Why has Centrica raised British Gas electricity prices?

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The "big six" energy firm blamed the hike on the increased costs of supplying electricity and defended the move, claiming it had shielded customers from rises since November 2013, but could no longer offset the cost.

Worked at BP for 29 years before stepping down from the board in 2014 to become CEO of British Gas owner Centrica.

The rise - which will only affect customers on its standard variable tariff for electricity - will see the average dual fuel bill for a typical household jump £76 to £1,120 a year - a 7.3% increase.

Centrica's chief executive, Ian Conn, who received a 40 per cent pay rise in 2016 taking the total to £4.15 million, recently hinted price rises were on the way and suggested the company's costs have risen.

"Instead of pointing the finger at policy costs - which have been shown to cut overall bills by reducing waste - British Gas should be looking to the long term and backing low-priced renewables and smart, flexible technology which have been reported time and time again as offering billions of pounds of benefits to United Kingdom homes and businesses", he said.

It's half year results also revealed a loss of more than 377,000 United Kingdom customer accounts in the first half of 2017.

"This is a colossal increase that will really hurt customers already struggling with rising prices due to the deteriorating economic situation".

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Mark Hodges, chief executive of Centrica Consumer - the parent company of British Gas - says: "We held off increasing prices for many months longer than most suppliers in order to protect our customers from rising costs, so it is a hard decision to have to announce an increase in electricity prices".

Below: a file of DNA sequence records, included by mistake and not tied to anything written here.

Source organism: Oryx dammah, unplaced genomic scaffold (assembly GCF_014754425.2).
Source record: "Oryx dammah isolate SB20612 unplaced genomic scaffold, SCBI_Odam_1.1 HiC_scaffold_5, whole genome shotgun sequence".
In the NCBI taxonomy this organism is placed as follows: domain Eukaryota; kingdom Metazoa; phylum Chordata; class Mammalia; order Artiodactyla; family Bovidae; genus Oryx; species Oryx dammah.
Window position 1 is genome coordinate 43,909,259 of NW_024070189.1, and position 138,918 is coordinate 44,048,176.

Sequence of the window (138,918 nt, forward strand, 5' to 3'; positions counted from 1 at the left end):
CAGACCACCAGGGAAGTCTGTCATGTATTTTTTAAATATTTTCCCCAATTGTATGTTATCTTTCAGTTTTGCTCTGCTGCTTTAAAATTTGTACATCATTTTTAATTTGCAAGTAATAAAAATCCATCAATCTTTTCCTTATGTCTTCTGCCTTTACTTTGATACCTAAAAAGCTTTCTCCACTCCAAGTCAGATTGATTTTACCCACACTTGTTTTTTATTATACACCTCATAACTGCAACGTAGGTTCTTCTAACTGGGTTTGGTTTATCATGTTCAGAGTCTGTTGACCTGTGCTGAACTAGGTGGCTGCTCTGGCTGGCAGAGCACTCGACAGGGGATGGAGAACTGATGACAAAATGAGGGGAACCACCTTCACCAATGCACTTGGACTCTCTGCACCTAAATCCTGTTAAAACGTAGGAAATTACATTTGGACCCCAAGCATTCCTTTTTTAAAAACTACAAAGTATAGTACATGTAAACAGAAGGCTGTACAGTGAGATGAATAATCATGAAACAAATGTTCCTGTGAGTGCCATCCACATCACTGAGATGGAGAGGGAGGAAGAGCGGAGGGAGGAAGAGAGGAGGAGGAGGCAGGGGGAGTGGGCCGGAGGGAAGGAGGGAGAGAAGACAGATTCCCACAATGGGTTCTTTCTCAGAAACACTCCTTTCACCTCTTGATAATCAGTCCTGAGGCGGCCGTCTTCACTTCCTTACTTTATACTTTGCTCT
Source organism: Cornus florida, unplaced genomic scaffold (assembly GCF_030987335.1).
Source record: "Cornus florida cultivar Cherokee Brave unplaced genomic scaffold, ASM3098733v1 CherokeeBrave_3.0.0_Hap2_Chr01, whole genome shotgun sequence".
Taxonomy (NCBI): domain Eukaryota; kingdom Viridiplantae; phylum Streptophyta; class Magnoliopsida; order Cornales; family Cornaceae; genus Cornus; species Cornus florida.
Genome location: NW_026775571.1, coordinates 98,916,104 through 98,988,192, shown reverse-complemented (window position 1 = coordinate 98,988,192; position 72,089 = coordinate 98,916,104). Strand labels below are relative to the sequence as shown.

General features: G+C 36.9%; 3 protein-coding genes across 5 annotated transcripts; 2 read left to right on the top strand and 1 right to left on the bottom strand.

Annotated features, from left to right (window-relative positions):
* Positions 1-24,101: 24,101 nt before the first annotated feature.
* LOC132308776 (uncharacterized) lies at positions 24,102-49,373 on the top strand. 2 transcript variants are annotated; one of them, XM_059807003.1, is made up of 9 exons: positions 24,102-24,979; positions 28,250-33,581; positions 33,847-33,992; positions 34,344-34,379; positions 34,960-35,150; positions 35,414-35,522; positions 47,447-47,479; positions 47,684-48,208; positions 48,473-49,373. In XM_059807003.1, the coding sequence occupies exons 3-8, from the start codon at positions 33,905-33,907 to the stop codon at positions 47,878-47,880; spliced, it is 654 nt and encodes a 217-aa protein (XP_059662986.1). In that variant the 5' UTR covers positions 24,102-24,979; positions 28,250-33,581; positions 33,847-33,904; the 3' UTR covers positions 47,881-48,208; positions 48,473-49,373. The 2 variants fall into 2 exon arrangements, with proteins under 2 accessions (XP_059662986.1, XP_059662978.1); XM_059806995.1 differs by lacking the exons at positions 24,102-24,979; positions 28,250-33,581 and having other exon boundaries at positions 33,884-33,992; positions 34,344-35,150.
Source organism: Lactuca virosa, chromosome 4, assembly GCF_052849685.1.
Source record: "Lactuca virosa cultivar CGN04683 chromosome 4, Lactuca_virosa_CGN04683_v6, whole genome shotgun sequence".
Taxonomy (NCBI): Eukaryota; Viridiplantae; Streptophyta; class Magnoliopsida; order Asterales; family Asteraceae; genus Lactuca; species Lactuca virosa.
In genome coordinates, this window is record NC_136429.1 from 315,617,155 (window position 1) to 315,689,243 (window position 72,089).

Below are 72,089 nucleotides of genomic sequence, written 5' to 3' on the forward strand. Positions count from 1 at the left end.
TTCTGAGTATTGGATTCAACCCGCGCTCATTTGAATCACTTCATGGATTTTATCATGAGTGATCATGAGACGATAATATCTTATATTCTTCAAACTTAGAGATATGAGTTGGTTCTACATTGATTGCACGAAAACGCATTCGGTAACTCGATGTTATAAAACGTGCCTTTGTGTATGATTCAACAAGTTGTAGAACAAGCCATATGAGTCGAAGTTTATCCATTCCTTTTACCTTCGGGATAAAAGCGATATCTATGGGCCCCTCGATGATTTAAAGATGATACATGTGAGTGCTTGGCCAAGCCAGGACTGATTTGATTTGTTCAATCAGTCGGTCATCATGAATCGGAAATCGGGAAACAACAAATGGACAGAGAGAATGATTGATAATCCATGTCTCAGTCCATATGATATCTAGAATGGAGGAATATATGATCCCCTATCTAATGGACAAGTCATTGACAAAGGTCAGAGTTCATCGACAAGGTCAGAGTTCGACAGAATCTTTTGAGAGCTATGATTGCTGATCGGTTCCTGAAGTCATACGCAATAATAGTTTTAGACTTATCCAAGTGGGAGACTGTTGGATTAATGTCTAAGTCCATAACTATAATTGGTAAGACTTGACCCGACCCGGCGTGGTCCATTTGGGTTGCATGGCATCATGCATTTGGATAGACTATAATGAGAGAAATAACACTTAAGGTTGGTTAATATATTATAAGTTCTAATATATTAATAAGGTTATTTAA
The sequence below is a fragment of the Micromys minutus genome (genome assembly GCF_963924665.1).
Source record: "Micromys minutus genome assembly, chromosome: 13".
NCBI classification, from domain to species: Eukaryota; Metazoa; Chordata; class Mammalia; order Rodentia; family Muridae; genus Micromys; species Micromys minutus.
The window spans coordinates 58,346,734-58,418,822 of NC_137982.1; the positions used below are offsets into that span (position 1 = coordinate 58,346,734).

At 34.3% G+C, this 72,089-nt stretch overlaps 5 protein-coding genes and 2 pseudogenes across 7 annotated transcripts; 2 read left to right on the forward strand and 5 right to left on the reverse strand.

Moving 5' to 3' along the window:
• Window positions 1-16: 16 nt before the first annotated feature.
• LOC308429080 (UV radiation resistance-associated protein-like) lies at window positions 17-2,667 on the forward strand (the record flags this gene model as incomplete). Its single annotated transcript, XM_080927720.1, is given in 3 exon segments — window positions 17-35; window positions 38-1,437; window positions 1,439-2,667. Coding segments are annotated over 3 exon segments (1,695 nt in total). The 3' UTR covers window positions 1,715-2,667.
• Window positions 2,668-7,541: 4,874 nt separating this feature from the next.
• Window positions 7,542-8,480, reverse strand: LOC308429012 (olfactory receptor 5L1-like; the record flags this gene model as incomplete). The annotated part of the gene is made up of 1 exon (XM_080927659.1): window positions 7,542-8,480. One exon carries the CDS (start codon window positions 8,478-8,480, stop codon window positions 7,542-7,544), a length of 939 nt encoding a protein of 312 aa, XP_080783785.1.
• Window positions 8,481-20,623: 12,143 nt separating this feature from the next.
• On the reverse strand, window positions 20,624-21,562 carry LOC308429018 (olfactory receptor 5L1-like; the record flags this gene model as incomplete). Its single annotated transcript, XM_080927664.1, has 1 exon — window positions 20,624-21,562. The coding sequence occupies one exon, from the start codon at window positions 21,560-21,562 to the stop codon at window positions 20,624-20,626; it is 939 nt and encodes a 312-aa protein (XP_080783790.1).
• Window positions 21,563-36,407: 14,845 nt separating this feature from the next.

"So let this be a clarion call for British Gas customers (and all those on big 6 standard tariffs)". Three million Brits are going to pay 76 pounds a year more than they are now when you have acknowledged that there is no increase in the wholesale price of electricity.

The Conservative manifesto pledged a wide-ranging cap to protect 17 million customers from excessive rises, saving people an estimated £100 a year.

Stephen Murray, energy expert, MoneySuperMarket added: "This announcement from British Gas must be one of the worst kept secrets in the history of the energy industry".

In the run up to the June General Election, the Conservatives promised and energy price cap, in a supposed departure from traditional Tory liberal economics which rejects state interference in the market.

"For example, British Gas managed to lose 377,000 United Kingdom customers in the first half of the year, despite waiting until after its rivals had increased prices before following suit". "We want to see rapid progress on this commitment".